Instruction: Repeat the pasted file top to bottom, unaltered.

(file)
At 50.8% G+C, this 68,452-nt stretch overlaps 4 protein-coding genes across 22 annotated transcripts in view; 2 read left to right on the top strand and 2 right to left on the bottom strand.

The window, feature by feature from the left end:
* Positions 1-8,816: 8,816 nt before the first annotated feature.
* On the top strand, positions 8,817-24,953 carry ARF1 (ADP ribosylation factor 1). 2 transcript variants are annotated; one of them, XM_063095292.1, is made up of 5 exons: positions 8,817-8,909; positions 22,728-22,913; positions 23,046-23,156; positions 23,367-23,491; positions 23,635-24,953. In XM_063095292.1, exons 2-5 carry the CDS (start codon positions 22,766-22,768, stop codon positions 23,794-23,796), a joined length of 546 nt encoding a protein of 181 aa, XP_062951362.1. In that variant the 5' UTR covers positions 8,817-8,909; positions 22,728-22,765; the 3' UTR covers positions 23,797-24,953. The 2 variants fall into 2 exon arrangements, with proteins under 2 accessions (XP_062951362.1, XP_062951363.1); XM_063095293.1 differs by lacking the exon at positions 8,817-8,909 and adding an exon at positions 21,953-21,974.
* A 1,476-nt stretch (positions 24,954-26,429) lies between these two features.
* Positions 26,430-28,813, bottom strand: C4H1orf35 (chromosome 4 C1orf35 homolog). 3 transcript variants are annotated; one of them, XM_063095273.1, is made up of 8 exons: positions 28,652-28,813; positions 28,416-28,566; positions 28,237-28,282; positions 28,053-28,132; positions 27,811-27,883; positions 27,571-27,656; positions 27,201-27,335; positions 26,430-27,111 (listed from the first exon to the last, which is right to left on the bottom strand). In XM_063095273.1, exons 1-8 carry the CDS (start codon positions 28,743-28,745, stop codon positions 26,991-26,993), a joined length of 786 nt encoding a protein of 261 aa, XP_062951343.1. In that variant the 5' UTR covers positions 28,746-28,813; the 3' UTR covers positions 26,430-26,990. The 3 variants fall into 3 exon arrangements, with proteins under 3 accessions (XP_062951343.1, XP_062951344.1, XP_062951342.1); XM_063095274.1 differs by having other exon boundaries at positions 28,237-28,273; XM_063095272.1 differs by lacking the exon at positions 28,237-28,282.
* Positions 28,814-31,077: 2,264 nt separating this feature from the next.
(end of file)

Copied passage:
At 50.8% G+C, this 68,452-nt stretch overlaps 4 protein-coding genes across 22 annotated transcripts in view; 2 read left to right on the top strand and 2 right to left on the bottom strand.

The window, feature by feature from the left end:
* Positions 1-8,816: 8,816 nt before the first annotated feature.
* On the top strand, positions 8,817-24,953 carry ARF1 (ADP ribosylation factor 1). 2 transcript variants are annotated; one of them, XM_063095292.1, is made up of 5 exons: positions 8,817-8,909; positions 22,728-22,913; positions 23,046-23,156; positions 23,367-23,491; positions 23,635-24,953. In XM_063095292.1, exons 2-5 carry the CDS (start codon positions 22,766-22,768, stop codon positions 23,794-23,796), a joined length of 546 nt encoding a protein of 181 aa, XP_062951362.1. In that variant the 5' UTR covers positions 8,817-8,909; positions 22,728-22,765; the 3' UTR covers positions 23,797-24,953. The 2 variants fall into 2 exon arrangements, with proteins under 2 accessions (XP_062951362.1, XP_062951363.1); XM_063095293.1 differs by lacking the exon at positions 8,817-8,909 and adding an exon at positions 21,953-21,974.
* A 1,476-nt stretch (positions 24,954-26,429) lies between these two features.
* Positions 26,430-28,813, bottom strand: C4H1orf35 (chromosome 4 C1orf35 homolog). 3 transcript variants are annotated; one of them, XM_063095273.1, is made up of 8 exons: positions 28,652-28,813; positions 28,416-28,566; positions 28,237-28,282; positions 28,053-28,132; positions 27,811-27,883; positions 27,571-27,656; positions 27,201-27,335; positions 26,430-27,111 (listed from the first exon to the last, which is right to left on the bottom strand). In XM_063095273.1, exons 1-8 carry the CDS (start codon positions 28,743-28,745, stop codon positions 26,991-26,993), a joined length of 786 nt encoding a protein of 261 aa, XP_062951343.1. In that variant the 5' UTR covers positions 28,746-28,813; the 3' UTR covers positions 26,430-26,990. The 3 variants fall into 3 exon arrangements, with proteins under 3 accessions (XP_062951343.1, XP_062951344.1, XP_062951342.1); XM_063095274.1 differs by having other exon boundaries at positions 28,237-28,273; XM_063095272.1 differs by lacking the exon at positions 28,237-28,282.
* Positions 28,814-31,077: 2,264 nt separating this feature from the next.